In honor of National Heart Month, I am going to share some facts about heart attacks in women. You see, many women have undiagnosed heart disease because many of their symptoms are not the same as what you see on TV or read about. Women can have what appears to be indigestion or anxiety and it turns out to be heart disease or even a heart attack. The key to having a healthy heart is to be educated, reduce stress, exercise, eat healthy and know your family history.
Here is some information from Go Red For Women which is part of the American Heart Association. https://www.goredforwomen.org/
It’s true: Heart disease is the No. 1 killer in women. Yet, only 1 in 5 American women believe that heart disease is her greatest health threat.
Take Amy Heinl, for example, an avid marathon runner and fitness devotee. Heart disease was the furthest thing from her mind – until she collapsed during an early-morning workout. A diagnosis of heart disease followed, and it took her completely by surprise.
“I really couldn’t believe this happened to me,” Amy says. “I thought of myself as a healthy person, and I was exercising when it happened. I truly believed I had pulled a muscle.” Which is why her friend called 9-1-1, not Amy.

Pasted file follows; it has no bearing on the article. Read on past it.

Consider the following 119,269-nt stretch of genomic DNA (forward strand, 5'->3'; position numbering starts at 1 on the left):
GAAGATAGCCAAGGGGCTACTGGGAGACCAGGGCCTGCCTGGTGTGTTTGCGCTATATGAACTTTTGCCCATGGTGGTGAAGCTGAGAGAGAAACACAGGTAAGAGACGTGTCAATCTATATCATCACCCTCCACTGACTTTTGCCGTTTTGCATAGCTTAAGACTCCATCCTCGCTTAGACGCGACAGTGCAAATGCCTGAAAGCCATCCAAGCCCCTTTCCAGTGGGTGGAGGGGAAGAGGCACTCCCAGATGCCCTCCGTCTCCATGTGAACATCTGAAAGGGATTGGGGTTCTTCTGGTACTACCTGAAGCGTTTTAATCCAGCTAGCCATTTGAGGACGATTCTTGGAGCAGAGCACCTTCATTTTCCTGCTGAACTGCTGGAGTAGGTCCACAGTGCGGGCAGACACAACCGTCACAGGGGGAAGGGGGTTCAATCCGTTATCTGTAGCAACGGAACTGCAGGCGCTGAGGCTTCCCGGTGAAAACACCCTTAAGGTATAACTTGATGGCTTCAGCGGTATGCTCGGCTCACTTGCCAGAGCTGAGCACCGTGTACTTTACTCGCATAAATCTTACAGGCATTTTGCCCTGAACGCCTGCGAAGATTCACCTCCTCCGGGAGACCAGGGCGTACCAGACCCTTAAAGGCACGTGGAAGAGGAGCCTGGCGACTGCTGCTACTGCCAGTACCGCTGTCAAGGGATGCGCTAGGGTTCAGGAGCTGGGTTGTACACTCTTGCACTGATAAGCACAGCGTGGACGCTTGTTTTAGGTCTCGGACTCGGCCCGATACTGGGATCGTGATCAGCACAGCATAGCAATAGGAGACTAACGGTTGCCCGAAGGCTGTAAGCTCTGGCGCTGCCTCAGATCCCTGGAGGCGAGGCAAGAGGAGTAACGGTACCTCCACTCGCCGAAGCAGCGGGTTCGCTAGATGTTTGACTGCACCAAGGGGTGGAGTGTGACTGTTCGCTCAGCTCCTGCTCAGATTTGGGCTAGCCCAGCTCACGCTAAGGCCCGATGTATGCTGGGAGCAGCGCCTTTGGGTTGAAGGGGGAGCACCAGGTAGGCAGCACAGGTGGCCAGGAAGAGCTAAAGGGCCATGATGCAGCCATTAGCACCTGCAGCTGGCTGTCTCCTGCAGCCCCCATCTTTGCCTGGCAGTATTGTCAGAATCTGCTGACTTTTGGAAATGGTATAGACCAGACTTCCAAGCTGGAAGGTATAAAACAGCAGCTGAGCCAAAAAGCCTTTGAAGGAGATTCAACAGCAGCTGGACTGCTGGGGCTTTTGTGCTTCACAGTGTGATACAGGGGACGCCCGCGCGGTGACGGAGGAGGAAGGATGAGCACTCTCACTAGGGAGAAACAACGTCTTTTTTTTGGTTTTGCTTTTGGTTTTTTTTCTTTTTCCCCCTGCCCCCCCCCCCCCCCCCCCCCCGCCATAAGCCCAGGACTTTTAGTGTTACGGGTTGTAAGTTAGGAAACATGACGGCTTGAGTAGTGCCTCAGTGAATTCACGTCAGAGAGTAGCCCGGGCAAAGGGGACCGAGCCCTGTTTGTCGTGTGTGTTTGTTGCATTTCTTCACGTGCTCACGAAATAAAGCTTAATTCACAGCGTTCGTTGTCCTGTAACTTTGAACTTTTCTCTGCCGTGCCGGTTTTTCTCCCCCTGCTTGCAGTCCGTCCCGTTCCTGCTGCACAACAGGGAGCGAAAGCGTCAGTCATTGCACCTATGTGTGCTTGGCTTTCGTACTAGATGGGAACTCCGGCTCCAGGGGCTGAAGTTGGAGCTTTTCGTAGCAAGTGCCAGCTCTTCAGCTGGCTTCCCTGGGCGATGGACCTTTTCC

The truth is, women are less likely to call 9-1-1 when experiencing symptoms of a heart attack themselves. It simply doesn’t occur to them to do so. And why would it? The bulk of media attention on the disease is focused on men.
Here are more unsettling facts:
- Heart disease causes 1 in 3 women’s deaths each year, killing approximately one woman every minute.
- 90 percent of women have one or more risk factors for developing heart disease.
- Since 1984, more women than men have died each year from heart disease and the gap between men and women’s survival continues to widen.
- The symptoms of heart disease can be different in women vs. men, and are often misunderstood.
- While 1 in 31 American women dies from breast cancer each year, 1 in 3 dies of heart disease.
How can I prevent it?
Many things can put you at risk for these problems – one’s you can control, and others that you can’t. But the key takeaway is that with the right information, education and care, heart disease in women can be treated, prevented and even ended.
Studies show that healthy choices have resulted in 330 fewer women dying from heart disease per day. Here are a few lifestyle changes you should make:
- Don’t smoke
- Manage your blood sugar
- Get your blood pressure under control
- Lower your cholesterol
- Know your family history
- Stay active
- Lose weight
- Eat healthy